In his most recent Topics letter – a periodic communication to his followers using “old world” means: print and snail mail – President Thomas V. Chema of Hiram College shared his excitement about the progress of Books@Work: “Like many good ideas, this is a simple one. But it’s one I believe can grow into a national opportunity.”
At Books@Work we too are excited about this opportunity. A program that started as a small pilot at AVI Foodsystems, with professors from Hiram College, has expanded: we have just launched our tenth seminar this week! We are now working with four companies and five colleges. We are eager to continue to grow. With every step, we learn and refine in pursuit of our goal: to make Books@Work available to as many people as possible through innovative partnerships with employers in multiple industries. Like Tom, I believe that bringing high-quality literature in professor-led seminars to broader audiences gives us a chance to engage more individuals in the experience of liberal education and to change the community dialogue on critical thinking, civic engagement and ultimately college access.
As Tom mentioned in his Topics letter, he and I worked together when I facilitated a Northeast Ohio community initiative called EducationWorks. Funded by four regional foundations, EducationWorks engaged leaders in the community to discuss the potential for a new form of collaboration around improving educational outcomes. We had many important discussions as a group about initiatives in K-12, higher education, workforce development and especially around improving college attainment.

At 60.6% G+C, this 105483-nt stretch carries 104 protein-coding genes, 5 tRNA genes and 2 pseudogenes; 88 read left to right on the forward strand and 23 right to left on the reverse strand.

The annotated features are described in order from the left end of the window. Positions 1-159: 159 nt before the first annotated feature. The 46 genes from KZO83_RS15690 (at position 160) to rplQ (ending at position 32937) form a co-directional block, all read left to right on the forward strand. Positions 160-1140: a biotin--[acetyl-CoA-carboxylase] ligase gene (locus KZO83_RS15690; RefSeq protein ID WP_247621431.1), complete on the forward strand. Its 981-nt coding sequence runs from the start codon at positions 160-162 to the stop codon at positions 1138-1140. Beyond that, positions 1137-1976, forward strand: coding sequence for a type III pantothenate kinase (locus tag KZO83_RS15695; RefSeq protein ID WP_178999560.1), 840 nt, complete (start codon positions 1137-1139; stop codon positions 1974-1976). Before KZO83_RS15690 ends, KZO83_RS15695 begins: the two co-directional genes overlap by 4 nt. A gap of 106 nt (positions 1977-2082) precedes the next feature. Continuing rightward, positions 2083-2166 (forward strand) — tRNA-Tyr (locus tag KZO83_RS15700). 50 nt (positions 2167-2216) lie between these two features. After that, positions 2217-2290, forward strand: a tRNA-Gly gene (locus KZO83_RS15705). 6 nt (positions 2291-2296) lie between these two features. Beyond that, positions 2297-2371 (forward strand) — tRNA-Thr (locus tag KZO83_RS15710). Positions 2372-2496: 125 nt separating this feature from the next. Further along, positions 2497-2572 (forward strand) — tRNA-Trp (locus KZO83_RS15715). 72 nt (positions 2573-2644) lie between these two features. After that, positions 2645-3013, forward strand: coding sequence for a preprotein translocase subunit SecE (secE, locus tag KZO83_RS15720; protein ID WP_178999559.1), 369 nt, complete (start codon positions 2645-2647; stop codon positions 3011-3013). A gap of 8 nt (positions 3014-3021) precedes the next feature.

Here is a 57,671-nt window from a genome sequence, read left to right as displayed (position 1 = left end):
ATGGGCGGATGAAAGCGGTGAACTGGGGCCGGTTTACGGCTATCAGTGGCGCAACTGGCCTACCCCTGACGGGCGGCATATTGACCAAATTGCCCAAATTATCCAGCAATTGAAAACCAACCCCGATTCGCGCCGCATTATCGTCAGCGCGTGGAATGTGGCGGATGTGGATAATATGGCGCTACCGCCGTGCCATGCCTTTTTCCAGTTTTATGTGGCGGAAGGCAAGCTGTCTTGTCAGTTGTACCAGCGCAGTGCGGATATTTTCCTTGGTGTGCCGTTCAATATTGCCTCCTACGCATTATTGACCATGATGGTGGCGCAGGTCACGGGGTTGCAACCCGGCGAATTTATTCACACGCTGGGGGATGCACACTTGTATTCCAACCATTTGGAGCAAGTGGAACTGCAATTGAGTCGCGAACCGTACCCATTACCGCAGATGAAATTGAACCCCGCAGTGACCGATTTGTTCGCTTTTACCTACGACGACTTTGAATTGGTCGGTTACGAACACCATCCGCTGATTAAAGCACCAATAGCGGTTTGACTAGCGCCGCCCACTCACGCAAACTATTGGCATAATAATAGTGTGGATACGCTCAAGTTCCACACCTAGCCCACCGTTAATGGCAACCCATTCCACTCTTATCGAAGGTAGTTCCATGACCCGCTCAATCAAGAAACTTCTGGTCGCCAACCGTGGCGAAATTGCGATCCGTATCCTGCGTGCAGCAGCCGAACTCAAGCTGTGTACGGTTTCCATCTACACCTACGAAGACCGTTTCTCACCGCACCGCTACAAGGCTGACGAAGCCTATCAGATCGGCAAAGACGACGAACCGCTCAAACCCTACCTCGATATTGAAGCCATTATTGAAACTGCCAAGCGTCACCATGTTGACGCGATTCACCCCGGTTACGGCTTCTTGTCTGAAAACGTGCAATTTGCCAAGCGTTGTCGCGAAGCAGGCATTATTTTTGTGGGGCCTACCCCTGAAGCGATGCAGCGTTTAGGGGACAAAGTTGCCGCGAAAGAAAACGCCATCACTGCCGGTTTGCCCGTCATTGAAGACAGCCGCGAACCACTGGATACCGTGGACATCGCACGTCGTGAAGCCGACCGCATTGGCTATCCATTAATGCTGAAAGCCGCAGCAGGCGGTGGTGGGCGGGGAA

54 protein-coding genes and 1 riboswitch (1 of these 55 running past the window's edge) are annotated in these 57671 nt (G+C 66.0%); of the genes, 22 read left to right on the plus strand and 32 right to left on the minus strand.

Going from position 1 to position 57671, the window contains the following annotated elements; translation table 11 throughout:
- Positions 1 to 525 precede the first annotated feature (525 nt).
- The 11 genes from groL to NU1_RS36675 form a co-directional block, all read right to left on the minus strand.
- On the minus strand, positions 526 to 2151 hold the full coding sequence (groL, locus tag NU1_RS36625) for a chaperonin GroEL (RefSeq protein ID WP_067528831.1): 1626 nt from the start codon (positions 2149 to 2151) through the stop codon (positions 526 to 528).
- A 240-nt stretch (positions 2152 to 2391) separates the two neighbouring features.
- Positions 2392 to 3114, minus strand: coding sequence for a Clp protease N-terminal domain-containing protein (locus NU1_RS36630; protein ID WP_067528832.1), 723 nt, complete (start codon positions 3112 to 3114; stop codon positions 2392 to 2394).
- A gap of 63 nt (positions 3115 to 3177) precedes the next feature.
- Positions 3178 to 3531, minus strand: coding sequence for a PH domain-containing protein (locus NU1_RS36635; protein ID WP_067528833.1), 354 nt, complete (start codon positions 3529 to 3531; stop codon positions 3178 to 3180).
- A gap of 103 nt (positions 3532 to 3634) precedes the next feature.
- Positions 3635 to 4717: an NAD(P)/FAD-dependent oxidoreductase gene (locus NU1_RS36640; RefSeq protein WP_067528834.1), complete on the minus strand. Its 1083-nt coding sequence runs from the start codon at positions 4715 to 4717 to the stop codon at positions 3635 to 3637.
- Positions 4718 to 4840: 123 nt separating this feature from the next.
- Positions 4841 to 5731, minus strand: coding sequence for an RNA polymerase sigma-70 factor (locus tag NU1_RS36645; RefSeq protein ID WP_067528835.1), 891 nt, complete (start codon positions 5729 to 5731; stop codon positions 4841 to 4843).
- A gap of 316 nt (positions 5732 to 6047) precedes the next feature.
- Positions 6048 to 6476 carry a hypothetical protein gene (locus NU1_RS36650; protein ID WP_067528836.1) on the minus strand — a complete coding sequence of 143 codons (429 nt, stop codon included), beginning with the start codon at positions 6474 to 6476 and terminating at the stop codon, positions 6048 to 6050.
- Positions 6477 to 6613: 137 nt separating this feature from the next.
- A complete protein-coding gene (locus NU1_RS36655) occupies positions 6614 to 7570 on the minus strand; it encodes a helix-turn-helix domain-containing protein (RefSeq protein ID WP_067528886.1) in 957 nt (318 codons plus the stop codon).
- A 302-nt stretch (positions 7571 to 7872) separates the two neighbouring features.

But my passion for the foundation of Books@Work came when I had a powerful AHA moment: as a society, we worry a lot about increasing the ~31% of the population that goes to college and reducing the ~12% that drop out of high school, but we mostly ignore the remaining ~57%. We do very little to support the continued learning of adults who have left the education system, often without a college degree, working hard to raise their families. The cost of sending their own children to college may be insurmountable – the likelihood of returning themselves nearly impossible.
The adult without a BA but with a high school degree (and perhaps some college classes or an associate’s degree) represents the largest portion of the American public ages 25 and older. These are the parents of our current students and the backbone of our economy. These are the folks who can become powerful role models for lifelong learning in their communities and their homes. We have many important programs that help them to build their technical workplace skills. But how can they continue to learn and grow – refine critical thinking, communication and creativity – without the cost and time commitment of returning to school?
Tom and I began this Books@Work journey together through the initial pilot at AVI, with the support and encouragement of its CEO, Anthony Payiavlas and his team. We have since engaged three more companies – Cardinal Health, DaVita, Inc. and Swagelok Corporation – through which we work with food service, distribution, healthcare and industrial employees. To date we have engaged nearly 35 professors in Books@Work programs, from Hiram, Denison, Dickinson, Case and Drew University. We have several additional programs in discussion with other companies and colleges around the country. Yes, Tom, we are honored to agree with you: Books@Work is working!
With their own exposure to the college experience, through a weekly Books@Work seminar, we have already seen participants share books and discussions with their children and seek new ways to continue to learn after the program has ended. What better way to boost attainment for the next generation than to involve their parents in college learning, to help them create the supportive family and community environment that college students need to be successful?